So I promise you this: when I feel inspired to write, I will write. And when nothing is coming to me, I won't try to muddle through flat words to bring you inspired thoughts.

And eventually, I'll tell you about the screaming bridge.

Take care out there,



I know I promised a post on that strip. I'll get on it ASAP, but I've just been super drained lately. This is a rough time of the semester, and with trying to volunteer 18 hours a week and work 20...well, you can understand I'm sure.

In any event, I was nominated for this Bookworm Award that's been running the gamut of my favorite medbloggers for a bit now. Thanks so much to Bernice and ParamedicSuperMonkey, two wonderful bloggers. Go give them a read if you haven't already :)

Rules are as follows. Pass it on to five other bloggers, and tell them to open the nearest book to page 56. Write out the fifth sentence on that page, and also the next two to five sentences. The CLOSEST BOOK, NOT YOUR FAVORITE, OR MOST INTELLECTUAL!

Okay...I have two books right on top of one another. The first is Rescue 471 by Peter Canning.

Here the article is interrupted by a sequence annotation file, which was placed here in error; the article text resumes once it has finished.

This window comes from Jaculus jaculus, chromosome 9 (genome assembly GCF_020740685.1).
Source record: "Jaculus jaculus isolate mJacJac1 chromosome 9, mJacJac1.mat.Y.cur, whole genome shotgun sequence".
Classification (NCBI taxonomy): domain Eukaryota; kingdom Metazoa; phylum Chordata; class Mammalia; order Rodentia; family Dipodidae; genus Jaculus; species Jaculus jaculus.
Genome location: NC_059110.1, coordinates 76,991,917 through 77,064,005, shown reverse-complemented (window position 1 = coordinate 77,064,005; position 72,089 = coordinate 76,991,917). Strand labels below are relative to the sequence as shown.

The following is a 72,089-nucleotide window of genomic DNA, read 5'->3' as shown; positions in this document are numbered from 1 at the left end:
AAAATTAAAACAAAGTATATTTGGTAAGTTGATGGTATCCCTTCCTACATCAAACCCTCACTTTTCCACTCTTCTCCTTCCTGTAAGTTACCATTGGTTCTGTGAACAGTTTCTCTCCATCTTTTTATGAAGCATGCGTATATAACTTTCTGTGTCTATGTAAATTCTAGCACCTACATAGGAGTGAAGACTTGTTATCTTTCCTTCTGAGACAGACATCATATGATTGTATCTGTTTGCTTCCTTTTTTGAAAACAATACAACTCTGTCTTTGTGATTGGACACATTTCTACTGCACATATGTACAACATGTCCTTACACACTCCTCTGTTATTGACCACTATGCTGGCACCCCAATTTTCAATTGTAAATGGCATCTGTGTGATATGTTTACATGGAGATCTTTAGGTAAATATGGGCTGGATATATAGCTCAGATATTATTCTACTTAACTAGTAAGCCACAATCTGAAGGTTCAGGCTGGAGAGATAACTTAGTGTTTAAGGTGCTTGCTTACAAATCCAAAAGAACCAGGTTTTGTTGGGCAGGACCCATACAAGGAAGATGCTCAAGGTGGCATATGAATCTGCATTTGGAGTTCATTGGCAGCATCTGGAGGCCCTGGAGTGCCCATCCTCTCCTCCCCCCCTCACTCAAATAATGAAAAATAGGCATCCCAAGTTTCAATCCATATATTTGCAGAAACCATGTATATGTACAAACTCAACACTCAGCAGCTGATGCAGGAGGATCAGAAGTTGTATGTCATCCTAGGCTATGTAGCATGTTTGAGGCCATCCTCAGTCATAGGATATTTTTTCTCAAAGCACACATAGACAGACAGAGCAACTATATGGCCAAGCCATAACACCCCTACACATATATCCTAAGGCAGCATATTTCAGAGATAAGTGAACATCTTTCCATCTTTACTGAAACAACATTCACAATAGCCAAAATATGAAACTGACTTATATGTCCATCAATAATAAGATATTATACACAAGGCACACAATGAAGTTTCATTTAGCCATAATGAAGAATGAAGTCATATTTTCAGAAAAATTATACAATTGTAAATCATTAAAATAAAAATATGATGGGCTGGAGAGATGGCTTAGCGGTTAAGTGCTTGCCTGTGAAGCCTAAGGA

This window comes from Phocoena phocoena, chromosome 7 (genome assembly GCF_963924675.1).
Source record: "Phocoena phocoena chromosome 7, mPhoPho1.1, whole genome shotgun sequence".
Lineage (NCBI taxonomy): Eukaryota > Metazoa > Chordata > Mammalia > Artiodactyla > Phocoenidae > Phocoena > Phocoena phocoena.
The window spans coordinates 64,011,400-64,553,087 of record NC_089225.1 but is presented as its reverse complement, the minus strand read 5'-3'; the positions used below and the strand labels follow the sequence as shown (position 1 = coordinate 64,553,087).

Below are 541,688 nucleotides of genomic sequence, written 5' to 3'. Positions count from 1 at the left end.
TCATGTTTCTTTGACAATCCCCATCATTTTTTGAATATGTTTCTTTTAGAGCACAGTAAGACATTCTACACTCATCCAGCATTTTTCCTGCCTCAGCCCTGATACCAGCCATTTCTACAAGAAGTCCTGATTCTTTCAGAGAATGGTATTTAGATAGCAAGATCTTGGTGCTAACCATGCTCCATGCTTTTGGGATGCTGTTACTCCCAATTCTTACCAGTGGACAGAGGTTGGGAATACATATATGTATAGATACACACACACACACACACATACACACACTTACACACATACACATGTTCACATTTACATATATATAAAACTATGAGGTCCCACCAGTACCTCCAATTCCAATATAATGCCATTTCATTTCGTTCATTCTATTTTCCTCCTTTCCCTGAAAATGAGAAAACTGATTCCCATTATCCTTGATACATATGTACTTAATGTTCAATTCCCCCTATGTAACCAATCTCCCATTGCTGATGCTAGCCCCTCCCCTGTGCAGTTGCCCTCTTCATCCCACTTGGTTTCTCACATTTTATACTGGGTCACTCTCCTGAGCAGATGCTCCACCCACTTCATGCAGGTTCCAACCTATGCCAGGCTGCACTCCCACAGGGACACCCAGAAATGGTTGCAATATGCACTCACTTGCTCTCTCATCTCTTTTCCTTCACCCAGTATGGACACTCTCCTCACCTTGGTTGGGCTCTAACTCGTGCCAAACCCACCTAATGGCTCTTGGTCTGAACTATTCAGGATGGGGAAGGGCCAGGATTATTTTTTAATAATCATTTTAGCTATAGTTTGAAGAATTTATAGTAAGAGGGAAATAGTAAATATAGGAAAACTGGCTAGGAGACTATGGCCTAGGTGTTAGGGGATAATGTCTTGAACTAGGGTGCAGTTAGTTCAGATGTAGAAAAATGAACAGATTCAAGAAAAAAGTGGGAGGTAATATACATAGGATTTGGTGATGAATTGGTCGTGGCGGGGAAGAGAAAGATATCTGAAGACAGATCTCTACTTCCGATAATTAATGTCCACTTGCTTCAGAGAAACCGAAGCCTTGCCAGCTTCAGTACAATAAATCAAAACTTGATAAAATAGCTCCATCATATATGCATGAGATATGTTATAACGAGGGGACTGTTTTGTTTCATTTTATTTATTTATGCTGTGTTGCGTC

"We get called for an unresponsive diabetic on Brookfield Street."

Second is The Things They Carried by Tim O'Brien. I had a conversation with a friend today (via GChat's awesome new video interface!) about this book, so I dug it out of my bookshelf to reread it :)
"I remember staring at the old man, then at my hands, then at Canada."

Epi, duh. She's phenomenal, and if you haven't read her blog by now, you're seriously missing out.

EE at Backboards and Bandaids. It's so nice to read the musings of another college EMT.

Medic Three aka Cheating Death. He's got some seriously wonderful stuff. Go check it out!

ManchMedic. One of my new favorite blogs. I can't believe I didn't read his before.

Lastly, Witness. This is mainly just so he'll post SOMETHING, but he's a fabulous writer and I love it when he actually does update.

Tonight in the ER, I had a woman who was seriously afraid of needles. She was there with her boyfriend for abdominal pain. The conversation went something like this.